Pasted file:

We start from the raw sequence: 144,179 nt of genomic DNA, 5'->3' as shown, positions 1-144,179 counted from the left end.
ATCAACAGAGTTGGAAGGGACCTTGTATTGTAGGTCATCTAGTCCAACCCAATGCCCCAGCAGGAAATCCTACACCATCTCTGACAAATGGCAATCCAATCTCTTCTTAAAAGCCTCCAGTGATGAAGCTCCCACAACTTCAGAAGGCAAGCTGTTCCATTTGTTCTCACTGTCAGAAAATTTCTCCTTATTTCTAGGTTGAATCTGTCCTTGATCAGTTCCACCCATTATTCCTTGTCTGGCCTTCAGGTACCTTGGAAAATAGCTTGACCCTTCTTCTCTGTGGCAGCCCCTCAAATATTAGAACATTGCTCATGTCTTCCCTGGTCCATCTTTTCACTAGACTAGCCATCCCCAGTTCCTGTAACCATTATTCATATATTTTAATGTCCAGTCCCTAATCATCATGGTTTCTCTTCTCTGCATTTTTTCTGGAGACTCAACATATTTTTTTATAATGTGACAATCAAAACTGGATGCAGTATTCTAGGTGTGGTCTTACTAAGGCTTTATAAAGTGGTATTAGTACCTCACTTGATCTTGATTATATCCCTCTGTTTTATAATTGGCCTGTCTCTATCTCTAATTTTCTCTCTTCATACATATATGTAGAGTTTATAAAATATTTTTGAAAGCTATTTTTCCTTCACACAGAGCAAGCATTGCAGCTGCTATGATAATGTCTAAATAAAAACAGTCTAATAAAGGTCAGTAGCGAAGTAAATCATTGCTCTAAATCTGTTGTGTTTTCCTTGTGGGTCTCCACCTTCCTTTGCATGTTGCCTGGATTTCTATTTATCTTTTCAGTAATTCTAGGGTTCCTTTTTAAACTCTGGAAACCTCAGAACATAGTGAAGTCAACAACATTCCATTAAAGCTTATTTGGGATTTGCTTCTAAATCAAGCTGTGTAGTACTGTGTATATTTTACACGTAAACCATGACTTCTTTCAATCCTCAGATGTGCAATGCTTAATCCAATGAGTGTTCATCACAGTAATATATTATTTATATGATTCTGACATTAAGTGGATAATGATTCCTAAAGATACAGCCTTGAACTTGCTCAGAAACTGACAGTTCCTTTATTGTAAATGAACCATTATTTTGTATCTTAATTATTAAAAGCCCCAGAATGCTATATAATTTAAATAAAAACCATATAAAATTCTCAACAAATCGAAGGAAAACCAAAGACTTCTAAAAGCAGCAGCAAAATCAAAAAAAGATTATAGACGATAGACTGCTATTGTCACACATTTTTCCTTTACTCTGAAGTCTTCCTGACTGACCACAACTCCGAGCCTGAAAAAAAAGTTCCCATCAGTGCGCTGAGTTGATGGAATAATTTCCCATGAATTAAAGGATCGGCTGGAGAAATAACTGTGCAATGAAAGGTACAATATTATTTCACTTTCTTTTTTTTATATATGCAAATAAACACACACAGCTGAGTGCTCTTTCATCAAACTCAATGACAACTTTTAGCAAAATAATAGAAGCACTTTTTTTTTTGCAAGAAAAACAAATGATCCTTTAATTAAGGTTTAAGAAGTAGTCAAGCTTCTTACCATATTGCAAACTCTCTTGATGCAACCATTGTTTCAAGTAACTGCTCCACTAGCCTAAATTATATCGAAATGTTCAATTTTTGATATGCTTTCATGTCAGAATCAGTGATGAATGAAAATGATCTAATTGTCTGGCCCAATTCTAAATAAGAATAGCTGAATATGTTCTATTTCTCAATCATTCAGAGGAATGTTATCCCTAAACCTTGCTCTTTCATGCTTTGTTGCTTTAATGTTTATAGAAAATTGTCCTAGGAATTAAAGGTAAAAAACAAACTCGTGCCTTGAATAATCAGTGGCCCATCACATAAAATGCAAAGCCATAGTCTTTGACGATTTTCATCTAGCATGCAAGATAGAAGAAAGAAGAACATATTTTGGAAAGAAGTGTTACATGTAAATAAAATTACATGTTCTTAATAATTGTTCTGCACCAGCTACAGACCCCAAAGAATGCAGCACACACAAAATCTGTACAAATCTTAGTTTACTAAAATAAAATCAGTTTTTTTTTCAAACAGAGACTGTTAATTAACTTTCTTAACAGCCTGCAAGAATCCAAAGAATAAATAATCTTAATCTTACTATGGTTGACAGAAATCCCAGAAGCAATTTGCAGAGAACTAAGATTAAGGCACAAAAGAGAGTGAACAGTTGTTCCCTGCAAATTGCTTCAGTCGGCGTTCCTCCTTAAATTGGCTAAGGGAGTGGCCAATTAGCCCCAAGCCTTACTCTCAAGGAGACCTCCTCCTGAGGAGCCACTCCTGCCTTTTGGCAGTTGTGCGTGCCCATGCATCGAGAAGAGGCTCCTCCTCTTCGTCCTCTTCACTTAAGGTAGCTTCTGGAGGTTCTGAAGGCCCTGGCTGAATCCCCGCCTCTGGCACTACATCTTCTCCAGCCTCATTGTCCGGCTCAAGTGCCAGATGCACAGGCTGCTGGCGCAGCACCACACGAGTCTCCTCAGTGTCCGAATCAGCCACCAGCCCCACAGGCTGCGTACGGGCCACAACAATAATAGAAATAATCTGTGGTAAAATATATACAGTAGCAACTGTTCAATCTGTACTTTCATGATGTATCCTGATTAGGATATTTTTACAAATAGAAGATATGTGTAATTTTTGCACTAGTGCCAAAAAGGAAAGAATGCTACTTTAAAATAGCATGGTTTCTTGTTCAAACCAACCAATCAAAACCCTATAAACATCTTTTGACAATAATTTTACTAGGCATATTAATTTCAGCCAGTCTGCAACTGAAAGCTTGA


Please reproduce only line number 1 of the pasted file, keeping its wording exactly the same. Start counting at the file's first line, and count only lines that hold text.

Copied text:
We start from the raw sequence: 144,179 nt of genomic DNA, 5'->3' as shown, positions 1-144,179 counted from the left end.